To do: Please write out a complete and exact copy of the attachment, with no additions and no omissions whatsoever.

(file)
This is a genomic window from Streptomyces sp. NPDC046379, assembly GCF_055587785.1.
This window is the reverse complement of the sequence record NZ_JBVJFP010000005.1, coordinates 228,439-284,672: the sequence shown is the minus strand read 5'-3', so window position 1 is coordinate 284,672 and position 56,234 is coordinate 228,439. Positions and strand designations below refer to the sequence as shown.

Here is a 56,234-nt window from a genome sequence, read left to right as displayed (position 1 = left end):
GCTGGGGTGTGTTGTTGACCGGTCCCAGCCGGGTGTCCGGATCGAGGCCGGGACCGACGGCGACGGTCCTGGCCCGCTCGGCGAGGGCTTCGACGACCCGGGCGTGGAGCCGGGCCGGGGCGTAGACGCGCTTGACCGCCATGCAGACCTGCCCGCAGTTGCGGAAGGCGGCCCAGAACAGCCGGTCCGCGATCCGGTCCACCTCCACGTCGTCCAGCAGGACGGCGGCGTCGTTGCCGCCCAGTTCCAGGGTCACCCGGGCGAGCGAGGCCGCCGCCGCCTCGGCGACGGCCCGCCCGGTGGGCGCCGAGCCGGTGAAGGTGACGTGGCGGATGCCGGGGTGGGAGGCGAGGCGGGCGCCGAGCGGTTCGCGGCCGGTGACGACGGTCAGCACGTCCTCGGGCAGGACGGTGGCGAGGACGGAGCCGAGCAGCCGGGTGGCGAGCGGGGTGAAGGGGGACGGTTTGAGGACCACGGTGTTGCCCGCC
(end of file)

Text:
This is a genomic window from Streptomyces sp. NPDC046379, assembly GCF_055587785.1.
This window is the reverse complement of the sequence record NZ_JBVJFP010000005.1, coordinates 228,439-284,672: the sequence shown is the minus strand read 5'-3', so window position 1 is coordinate 284,672 and position 56,234 is coordinate 228,439. Positions and strand designations below refer to the sequence as shown.

Here is a 56,234-nt window from a genome sequence, read left to right as displayed (position 1 = left end):
GCTGGGGTGTGTTGTTGACCGGTCCCAGCCGGGTGTCCGGATCGAGGCCGGGACCGACGGCGACGGTCCTGGCCCGCTCGGCGAGGGCTTCGACGACCCGGGCGTGGAGCCGGGCCGGGGCGTAGACGCGCTTGACCGCCATGCAGACCTGCCCGCAGTTGCGGAAGGCGGCCCAGAACAGCCGGTCCGCGATCCGGTCCACCTCCACGTCGTCCAGCAGGACGGCGGCGTCGTTGCCGCCCAGTTCCAGGGTCACCCGGGCGAGCGAGGCCGCCGCCGCCTCGGCGACGGCCCGCCCGGTGGGCGCCGAGCCGGTGAAGGTGACGTGGCGGATGCCGGGGTGGGAGGCGAGGCGGGCGCCGAGCGGTTCGCGGCCGGTGACGACGGTCAGCACGTCCTCGGGCAGGACGGTGGCGAGGACGGAGCCGAGCAGCCGGGTGGCGAGCGGGGTGAAGGGGGACGGTTTGAGGACCACGGTGTTGCCCGCC